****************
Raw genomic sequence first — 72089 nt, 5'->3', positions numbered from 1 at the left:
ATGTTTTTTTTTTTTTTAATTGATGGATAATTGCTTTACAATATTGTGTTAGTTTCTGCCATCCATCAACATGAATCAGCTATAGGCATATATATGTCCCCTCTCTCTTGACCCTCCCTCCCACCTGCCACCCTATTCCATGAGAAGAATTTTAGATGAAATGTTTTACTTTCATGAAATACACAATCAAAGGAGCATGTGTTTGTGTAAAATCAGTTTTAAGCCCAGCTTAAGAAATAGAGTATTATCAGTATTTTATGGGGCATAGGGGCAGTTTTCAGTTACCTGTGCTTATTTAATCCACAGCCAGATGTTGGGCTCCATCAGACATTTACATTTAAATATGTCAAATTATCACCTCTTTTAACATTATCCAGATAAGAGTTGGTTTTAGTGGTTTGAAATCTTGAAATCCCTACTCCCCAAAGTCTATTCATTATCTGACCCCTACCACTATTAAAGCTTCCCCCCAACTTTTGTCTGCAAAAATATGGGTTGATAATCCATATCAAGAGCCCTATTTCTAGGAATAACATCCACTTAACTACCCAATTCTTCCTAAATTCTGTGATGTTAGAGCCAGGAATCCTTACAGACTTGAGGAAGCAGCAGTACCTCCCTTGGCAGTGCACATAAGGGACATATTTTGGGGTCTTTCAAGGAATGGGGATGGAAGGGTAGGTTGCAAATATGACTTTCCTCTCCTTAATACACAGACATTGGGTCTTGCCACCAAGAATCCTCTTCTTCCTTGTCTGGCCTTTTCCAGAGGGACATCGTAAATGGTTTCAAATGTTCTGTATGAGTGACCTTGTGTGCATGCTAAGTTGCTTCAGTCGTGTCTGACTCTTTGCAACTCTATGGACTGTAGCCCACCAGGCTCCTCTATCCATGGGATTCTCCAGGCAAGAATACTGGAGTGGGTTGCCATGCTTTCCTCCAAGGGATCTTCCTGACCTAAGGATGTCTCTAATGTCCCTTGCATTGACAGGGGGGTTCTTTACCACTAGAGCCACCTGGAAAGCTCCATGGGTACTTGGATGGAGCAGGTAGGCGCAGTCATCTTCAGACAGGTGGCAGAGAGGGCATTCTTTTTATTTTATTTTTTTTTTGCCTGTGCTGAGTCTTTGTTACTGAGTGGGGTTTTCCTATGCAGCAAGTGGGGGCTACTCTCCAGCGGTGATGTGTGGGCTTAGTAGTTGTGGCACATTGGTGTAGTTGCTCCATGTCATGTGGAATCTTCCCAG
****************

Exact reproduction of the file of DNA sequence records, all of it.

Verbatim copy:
Raw genomic sequence first — 72089 nt, 5'->3', positions numbered from 1 at the left:
ATGTTTTTTTTTTTTTTAATTGATGGATAATTGCTTTACAATATTGTGTTAGTTTCTGCCATCCATCAACATGAATCAGCTATAGGCATATATATGTCCCCTCTCTCTTGACCCTCCCTCCCACCTGCCACCCTATTCCATGAGAAGAATTTTAGATGAAATGTTTTACTTTCATGAAATACACAATCAAAGGAGCATGTGTTTGTGTAAAATCAGTTTTAAGCCCAGCTTAAGAAATAGAGTATTATCAGTATTTTATGGGGCATAGGGGCAGTTTTCAGTTACCTGTGCTTATTTAATCCACAGCCAGATGTTGGGCTCCATCAGACATTTACATTTAAATATGTCAAATTATCACCTCTTTTAACATTATCCAGATAAGAGTTGGTTTTAGTGGTTTGAAATCTTGAAATCCCTACTCCCCAAAGTCTATTCATTATCTGACCCCTACCACTATTAAAGCTTCCCCCCAACTTTTGTCTGCAAAAATATGGGTTGATAATCCATATCAAGAGCCCTATTTCTAGGAATAACATCCACTTAACTACCCAATTCTTCCTAAATTCTGTGATGTTAGAGCCAGGAATCCTTACAGACTTGAGGAAGCAGCAGTACCTCCCTTGGCAGTGCACATAAGGGACATATTTTGGGGTCTTTCAAGGAATGGGGATGGAAGGGTAGGTTGCAAATATGACTTTCCTCTCCTTAATACACAGACATTGGGTCTTGCCACCAAGAATCCTCTTCTTCCTTGTCTGGCCTTTTCCAGAGGGACATCGTAAATGGTTTCAAATGTTCTGTATGAGTGACCTTGTGTGCATGCTAAGTTGCTTCAGTCGTGTCTGACTCTTTGCAACTCTATGGACTGTAGCCCACCAGGCTCCTCTATCCATGGGATTCTCCAGGCAAGAATACTGGAGTGGGTTGCCATGCTTTCCTCCAAGGGATCTTCCTGACCTAAGGATGTCTCTAATGTCCCTTGCATTGACAGGGGGGTTCTTTACCACTAGAGCCACCTGGAAAGCTCCATGGGTACTTGGATGGAGCAGGTAGGCGCAGTCATCTTCAGACAGGTGGCAGAGAGGGCATTCTTTTTATTTTATTTTTTTTTTGCCTGTGCTGAGTCTTTGTTACTGAGTGGGGTTTTCCTATGCAGCAAGTGGGGGCTACTCTCCAGCGGTGATGTGTGGGCTTAGTAGTTGTGGCACATTGGTGTAGTTGCTCCATGTCATGTGGAATCTTCCCAG